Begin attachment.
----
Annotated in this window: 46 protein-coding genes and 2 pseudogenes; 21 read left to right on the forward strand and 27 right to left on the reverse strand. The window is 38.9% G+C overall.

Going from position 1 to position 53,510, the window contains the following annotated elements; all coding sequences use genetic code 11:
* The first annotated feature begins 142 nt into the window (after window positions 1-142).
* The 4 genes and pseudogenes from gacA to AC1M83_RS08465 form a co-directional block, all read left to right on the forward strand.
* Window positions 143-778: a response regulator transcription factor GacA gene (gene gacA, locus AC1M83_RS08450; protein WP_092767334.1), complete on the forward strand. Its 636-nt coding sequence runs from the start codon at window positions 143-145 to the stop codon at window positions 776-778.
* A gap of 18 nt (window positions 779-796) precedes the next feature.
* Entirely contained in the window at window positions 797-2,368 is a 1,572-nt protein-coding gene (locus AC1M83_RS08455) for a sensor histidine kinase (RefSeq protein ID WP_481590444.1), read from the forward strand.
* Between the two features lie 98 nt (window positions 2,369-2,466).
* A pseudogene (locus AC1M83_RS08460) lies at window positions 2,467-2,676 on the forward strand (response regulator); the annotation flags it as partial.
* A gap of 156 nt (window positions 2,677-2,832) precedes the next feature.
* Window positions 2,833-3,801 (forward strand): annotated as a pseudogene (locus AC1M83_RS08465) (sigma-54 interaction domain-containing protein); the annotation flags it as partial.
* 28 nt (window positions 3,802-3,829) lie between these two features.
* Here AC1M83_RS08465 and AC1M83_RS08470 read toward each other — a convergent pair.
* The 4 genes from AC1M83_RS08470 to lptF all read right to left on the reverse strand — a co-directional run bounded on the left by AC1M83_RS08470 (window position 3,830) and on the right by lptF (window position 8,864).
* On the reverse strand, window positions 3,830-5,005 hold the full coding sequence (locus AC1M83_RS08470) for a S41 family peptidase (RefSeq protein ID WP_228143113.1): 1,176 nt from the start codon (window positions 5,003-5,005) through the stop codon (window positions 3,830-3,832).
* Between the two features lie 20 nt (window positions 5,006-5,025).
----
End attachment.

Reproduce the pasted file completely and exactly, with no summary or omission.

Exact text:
Annotated in this window: 46 protein-coding genes and 2 pseudogenes; 21 read left to right on the forward strand and 27 right to left on the reverse strand. The window is 38.9% G+C overall.

Going from position 1 to position 53,510, the window contains the following annotated elements; all coding sequences use genetic code 11:
* The first annotated feature begins 142 nt into the window (after window positions 1-142).
* The 4 genes and pseudogenes from gacA to AC1M83_RS08465 form a co-directional block, all read left to right on the forward strand.
* Window positions 143-778: a response regulator transcription factor GacA gene (gene gacA, locus AC1M83_RS08450; protein WP_092767334.1), complete on the forward strand. Its 636-nt coding sequence runs from the start codon at window positions 143-145 to the stop codon at window positions 776-778.
* A gap of 18 nt (window positions 779-796) precedes the next feature.
* Entirely contained in the window at window positions 797-2,368 is a 1,572-nt protein-coding gene (locus AC1M83_RS08455) for a sensor histidine kinase (RefSeq protein ID WP_481590444.1), read from the forward strand.
* Between the two features lie 98 nt (window positions 2,369-2,466).
* A pseudogene (locus AC1M83_RS08460) lies at window positions 2,467-2,676 on the forward strand (response regulator); the annotation flags it as partial.
* A gap of 156 nt (window positions 2,677-2,832) precedes the next feature.
* Window positions 2,833-3,801 (forward strand): annotated as a pseudogene (locus AC1M83_RS08465) (sigma-54 interaction domain-containing protein); the annotation flags it as partial.
* 28 nt (window positions 3,802-3,829) lie between these two features.
* Here AC1M83_RS08465 and AC1M83_RS08470 read toward each other — a convergent pair.
* The 4 genes from AC1M83_RS08470 to lptF all read right to left on the reverse strand — a co-directional run bounded on the left by AC1M83_RS08470 (window position 3,830) and on the right by lptF (window position 8,864).
* On the reverse strand, window positions 3,830-5,005 hold the full coding sequence (locus AC1M83_RS08470) for a S41 family peptidase (RefSeq protein ID WP_228143113.1): 1,176 nt from the start codon (window positions 5,003-5,005) through the stop codon (window positions 3,830-3,832).
* Between the two features lie 20 nt (window positions 5,006-5,025).